Hidden populations

We’re just home from a long day filming at the beach. Aside from a seagull-poop incident and several drippy ice creams, the day was a great success. One of our main aims was to interview Ruth about her research as Thomas Bayes’ Chair of Statistics.

Ruth uses what’s called the capture-recapture method to estimate the sizes of populations. As an example, we looked at a population of rubber ducks in a paddling pool. How many were there? Well in practice, we could have just counted them, but with real life ducks that wouldn’t be so easy, as they might swim around, and we might not be able to see them all at once. This is where the capture-recapture method comes in handy.

rubber-ducks

Assisted by Ruth’s son Alex, we took a sample of ducks from the paddling pool, and marked them with crosses, before replacing them in the pool. We then took a second sample of ducks. By comparing the number of ducks that were seen both times, only the first time, or only the second time, we can estimate the number that we didn’t see at all, and hence the total number of ducks.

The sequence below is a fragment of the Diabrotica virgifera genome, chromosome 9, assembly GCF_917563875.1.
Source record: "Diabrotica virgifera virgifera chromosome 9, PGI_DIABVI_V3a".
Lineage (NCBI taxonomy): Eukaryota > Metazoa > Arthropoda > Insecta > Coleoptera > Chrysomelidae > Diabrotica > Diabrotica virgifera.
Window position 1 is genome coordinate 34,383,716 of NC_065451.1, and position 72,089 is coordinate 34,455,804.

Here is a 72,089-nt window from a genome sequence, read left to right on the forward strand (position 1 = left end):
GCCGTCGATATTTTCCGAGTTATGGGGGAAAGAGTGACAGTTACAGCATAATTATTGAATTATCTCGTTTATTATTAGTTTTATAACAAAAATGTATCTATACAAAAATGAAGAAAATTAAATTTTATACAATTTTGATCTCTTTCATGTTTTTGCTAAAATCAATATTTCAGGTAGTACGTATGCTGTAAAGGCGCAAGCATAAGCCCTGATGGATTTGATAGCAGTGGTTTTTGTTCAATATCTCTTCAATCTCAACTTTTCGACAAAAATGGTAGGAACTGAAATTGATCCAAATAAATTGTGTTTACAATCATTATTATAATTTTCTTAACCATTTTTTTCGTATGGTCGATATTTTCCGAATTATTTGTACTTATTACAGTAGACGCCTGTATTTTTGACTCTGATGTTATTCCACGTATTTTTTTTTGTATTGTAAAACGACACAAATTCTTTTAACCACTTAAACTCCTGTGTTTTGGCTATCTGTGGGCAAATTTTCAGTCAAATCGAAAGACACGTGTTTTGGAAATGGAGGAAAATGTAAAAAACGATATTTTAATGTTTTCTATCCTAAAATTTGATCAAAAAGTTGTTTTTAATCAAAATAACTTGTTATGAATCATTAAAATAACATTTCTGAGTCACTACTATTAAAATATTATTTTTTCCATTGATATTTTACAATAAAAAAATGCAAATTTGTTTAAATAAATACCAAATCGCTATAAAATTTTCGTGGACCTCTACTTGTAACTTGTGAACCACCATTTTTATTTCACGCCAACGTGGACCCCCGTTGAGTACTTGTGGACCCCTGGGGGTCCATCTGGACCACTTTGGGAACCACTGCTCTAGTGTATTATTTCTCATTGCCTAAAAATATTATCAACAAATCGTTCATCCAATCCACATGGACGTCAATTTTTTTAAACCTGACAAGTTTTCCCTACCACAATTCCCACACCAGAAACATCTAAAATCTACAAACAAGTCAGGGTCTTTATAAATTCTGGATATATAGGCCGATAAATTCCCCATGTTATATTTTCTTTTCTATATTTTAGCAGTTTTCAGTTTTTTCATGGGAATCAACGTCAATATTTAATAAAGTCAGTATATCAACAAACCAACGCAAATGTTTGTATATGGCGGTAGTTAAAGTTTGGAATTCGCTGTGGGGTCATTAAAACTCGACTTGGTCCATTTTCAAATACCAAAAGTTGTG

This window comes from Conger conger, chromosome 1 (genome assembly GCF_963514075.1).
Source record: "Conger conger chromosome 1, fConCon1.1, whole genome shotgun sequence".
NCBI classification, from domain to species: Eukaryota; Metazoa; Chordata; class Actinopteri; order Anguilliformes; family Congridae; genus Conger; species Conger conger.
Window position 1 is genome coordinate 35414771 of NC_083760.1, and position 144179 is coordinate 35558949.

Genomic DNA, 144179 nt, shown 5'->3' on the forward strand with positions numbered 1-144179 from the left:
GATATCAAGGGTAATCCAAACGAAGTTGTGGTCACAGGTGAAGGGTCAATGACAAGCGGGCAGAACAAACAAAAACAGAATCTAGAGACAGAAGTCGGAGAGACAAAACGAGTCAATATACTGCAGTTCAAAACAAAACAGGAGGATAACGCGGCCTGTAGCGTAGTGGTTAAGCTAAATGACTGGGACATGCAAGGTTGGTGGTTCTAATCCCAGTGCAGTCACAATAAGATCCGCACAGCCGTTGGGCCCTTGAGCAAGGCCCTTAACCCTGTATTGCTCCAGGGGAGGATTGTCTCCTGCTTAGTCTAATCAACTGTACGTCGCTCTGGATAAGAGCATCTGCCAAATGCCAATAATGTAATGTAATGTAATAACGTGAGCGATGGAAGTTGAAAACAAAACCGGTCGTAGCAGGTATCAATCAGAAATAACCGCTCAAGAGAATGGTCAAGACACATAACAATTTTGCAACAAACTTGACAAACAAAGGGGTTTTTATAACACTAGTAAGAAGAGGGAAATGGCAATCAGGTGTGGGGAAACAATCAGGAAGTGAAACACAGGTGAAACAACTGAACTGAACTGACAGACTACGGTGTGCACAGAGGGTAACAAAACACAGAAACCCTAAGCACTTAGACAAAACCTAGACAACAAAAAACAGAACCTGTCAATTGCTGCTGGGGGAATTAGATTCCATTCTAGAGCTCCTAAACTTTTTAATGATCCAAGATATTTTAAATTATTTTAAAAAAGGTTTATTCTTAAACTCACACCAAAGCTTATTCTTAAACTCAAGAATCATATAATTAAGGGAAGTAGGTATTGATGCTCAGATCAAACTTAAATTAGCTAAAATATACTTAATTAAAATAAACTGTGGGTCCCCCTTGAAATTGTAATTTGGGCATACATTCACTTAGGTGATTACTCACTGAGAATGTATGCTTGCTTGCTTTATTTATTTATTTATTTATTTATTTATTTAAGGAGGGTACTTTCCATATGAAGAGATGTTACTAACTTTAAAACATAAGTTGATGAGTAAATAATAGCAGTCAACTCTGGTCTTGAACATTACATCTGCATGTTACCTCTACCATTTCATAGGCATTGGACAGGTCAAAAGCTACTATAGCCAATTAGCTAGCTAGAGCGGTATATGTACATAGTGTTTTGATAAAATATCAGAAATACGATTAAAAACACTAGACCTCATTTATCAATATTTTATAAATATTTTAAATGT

Alex Ducks.png

This simple method is used in practice to estimate the size of so-called ‘hidden populations’ – populations that can’t easily be counted. Such populations could be groups of animals, but they could also be modern-day slaves, illegal immigrants, or tax-evaders.

Ruth explains a lot more about the capture-recapture method and how she uses it in her research in Week 3 of the course. She was also invited to speak about the method by the London Mathematical Society as part of their 2015 Public Lecture series, and you can watch the video here.

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